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THE EURO-GCC Trade & Investment Guide 2017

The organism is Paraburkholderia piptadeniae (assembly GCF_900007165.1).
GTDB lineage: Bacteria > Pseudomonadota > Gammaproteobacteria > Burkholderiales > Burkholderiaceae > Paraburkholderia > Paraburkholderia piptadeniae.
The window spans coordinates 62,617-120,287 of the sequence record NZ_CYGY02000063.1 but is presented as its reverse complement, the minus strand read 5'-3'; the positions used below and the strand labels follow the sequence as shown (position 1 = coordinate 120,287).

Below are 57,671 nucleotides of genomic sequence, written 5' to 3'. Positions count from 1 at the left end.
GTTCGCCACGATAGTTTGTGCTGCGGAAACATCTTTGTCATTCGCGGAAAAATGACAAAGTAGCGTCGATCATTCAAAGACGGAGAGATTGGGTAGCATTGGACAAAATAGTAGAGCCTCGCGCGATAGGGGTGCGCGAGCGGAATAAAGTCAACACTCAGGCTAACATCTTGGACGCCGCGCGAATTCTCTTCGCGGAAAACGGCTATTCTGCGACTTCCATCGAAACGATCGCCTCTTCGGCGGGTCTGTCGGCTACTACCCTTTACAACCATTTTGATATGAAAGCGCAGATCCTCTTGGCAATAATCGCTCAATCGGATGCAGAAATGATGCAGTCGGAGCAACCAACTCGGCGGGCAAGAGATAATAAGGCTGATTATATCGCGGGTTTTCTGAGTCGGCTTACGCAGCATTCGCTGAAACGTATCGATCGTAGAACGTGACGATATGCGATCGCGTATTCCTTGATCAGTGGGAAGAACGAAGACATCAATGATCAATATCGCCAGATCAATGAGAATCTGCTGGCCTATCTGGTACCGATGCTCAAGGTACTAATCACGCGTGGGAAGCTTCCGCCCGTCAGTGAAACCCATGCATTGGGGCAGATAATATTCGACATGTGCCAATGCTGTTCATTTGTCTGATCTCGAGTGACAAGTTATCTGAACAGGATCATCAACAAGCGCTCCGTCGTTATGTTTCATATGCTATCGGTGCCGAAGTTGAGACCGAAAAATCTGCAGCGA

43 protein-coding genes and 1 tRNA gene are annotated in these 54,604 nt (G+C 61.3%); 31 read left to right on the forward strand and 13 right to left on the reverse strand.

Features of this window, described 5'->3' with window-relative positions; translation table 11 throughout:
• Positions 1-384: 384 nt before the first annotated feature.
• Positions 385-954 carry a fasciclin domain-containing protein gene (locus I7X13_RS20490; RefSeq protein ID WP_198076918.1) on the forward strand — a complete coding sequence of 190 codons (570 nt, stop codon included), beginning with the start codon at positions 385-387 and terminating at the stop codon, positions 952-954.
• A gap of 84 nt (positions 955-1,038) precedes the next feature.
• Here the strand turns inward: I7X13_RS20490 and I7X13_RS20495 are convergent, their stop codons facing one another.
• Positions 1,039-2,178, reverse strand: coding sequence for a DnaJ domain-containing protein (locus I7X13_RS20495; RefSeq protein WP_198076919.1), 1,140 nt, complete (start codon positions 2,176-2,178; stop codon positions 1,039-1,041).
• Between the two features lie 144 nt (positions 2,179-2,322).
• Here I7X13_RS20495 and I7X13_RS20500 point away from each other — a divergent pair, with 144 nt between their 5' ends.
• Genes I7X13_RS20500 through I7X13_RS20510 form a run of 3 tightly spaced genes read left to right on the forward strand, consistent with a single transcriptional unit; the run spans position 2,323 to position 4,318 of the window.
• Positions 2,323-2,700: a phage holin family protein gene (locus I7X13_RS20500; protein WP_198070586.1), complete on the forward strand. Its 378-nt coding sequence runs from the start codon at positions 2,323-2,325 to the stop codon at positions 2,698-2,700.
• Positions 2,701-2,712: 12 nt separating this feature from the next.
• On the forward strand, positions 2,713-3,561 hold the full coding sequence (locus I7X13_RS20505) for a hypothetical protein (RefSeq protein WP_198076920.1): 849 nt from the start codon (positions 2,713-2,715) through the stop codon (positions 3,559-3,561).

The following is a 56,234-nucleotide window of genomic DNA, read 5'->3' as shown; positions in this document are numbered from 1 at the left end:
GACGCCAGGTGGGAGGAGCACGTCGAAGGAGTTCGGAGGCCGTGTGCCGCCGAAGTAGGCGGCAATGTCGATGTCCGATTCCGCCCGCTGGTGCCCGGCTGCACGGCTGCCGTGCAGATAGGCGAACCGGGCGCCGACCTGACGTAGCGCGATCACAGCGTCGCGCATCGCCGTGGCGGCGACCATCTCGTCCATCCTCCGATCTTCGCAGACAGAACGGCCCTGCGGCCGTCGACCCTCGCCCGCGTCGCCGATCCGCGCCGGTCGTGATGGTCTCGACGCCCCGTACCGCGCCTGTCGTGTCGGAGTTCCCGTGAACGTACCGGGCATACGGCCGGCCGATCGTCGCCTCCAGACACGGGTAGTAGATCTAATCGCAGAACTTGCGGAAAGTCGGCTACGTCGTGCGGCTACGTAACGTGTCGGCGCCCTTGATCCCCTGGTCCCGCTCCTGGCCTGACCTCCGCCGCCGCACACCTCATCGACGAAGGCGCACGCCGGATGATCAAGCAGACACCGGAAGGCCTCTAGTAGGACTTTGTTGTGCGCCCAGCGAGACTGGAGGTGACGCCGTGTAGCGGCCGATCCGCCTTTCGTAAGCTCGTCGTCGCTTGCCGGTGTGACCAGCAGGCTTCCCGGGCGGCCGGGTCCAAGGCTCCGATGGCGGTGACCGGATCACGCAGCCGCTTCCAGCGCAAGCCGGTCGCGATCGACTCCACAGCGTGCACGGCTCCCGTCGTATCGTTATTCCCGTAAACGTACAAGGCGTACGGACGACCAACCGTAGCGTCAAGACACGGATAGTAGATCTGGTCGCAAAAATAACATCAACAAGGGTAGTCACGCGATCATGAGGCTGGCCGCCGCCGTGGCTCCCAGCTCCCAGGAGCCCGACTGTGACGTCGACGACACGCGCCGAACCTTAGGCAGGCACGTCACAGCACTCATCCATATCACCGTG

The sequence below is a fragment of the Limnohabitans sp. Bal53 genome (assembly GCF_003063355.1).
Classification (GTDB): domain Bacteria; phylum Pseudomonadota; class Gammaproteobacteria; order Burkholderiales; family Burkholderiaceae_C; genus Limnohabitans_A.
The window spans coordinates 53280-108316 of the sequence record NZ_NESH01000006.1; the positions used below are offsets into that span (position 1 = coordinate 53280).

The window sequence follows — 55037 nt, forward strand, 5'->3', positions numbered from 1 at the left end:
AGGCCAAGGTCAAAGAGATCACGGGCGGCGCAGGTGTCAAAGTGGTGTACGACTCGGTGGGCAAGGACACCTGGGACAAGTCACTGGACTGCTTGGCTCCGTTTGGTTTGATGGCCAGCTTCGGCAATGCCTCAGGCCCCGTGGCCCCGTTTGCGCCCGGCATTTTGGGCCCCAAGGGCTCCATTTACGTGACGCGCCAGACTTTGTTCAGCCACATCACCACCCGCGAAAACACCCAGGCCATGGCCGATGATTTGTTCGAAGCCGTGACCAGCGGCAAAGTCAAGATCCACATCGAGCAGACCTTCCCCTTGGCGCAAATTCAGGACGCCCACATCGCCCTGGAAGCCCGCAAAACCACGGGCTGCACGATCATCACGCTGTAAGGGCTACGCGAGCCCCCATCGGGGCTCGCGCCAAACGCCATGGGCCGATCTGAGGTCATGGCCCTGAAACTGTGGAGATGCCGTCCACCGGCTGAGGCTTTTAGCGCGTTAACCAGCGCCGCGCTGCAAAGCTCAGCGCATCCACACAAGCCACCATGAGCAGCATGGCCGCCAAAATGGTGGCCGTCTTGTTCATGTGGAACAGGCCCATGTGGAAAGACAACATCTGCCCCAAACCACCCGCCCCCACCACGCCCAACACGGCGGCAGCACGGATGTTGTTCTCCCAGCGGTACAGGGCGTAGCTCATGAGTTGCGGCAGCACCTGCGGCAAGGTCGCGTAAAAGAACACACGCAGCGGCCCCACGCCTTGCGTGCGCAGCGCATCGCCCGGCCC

Foreword: Silvia Colombo, Ph.D. The Gulf Cooperation Council (GCC) is a regional grouping bringing together Bahrain, Kuwait, Oman, Qatar, Saudi Arabia and the United Arab Emirates (UAE). Security motives were the driving force behind the GCC’s creation in 1981. In the aftermath of the first Gulf War between Iran and Iraq, the countries of the Arabian Peninsula decided to initiate a move towards regional integration with a view to dealing with possible security threats. Countries in the region share many characteristics, but notwithstanding their commonalities, some important differences exist in a number of domains, including the economic and financial ones. The GCC region is well known for its hydrocarbon endowments, but since their discovery and the beginning of oil exploitation in the 1970s, reserves have decreased substantially in most countries. Despite long-standing calls for the diversification of the GCC economies away from oil and gas and the launch of large-scale initiatives to systematically expand alternative economic sectors (e.g., logistics, tourism, knowledge-based economy, renewable energy), the majority of these economies are still heavily reliant on oil and gas export revenues for their incomes, with fossil fuels accounting for at least two-thirds of their export revenues and up to 85 percent of their central government revenues. Only the UAE has managed to somewhat reduce its dependence on oil relative to its neighbours. In this context, the tremendous downward cycle in global oil prices since Summer 2014 has deeply affected them by slashing government revenues. Again, we can spot a number of important differences between those countries within the group that are fasttracking (mainly Saudi Arabia, the UAE and Qatar) and the others that thus far have been more reactive. Overall, the recent trend has opened up a new phase at the level of economic policy-making in the GCC countries, in addition to affecting the regional grouping’s external relations in the economic sphere. After the GCC’s creation, the GCC countries started to reach out to external partners as well. While the GCC has traditionally privileged the United States as an international partner thanks to its engagement in the region as a security provider, the region has also attracted the attention of the European Union (EU) policymakers as a result of a mix of geopolitical and commercial interests. The first initiative structuring relations between the EU and the GCC countries dates back to 1974, prior to the establishmenmt of the GCC Secretariat. However, it was in 1988 that the scope of relations was gradually expanded and institutionalised in a framework agreement aimed at freeing and increasing commercial exchanges between the two regions. The multilateral Cooperation Agreement sought to “promote overall cooperation between equal partners on mutually advantageous terms in all spheres between the two regions and further their economic development, taking into consideration the differences in levels of development of the parties”. At the time of the conclusion of the Cooperation Agreement, the motivations of the EU countries were quite straightforward. The GCC countries were important suppliers of hydrocarbons and no less important as an export market for European economies. Besides its economic dimension, the Agreement also had a minor political dimension in which the EU saw the GCC grouping as an important actor for the promotion of stability in the region. To achieve this aim, cooperation was established in a wide range of fields: economy and trade, agriculture and fisheries, industry, energy, science and technology, investment and the environment. Nowadays, the rationale for having close relations with the GCC countries is different and perhaps stronger, as trade and investment relations have grown due to the region housing the biggest sovereign investment vehicles, which have emerged since 2008 as important purveyors of emergency finance for distressed EU financial institutions. At the same time, a number of significant obstables still hamper the fully-fledged development of this strategic relation.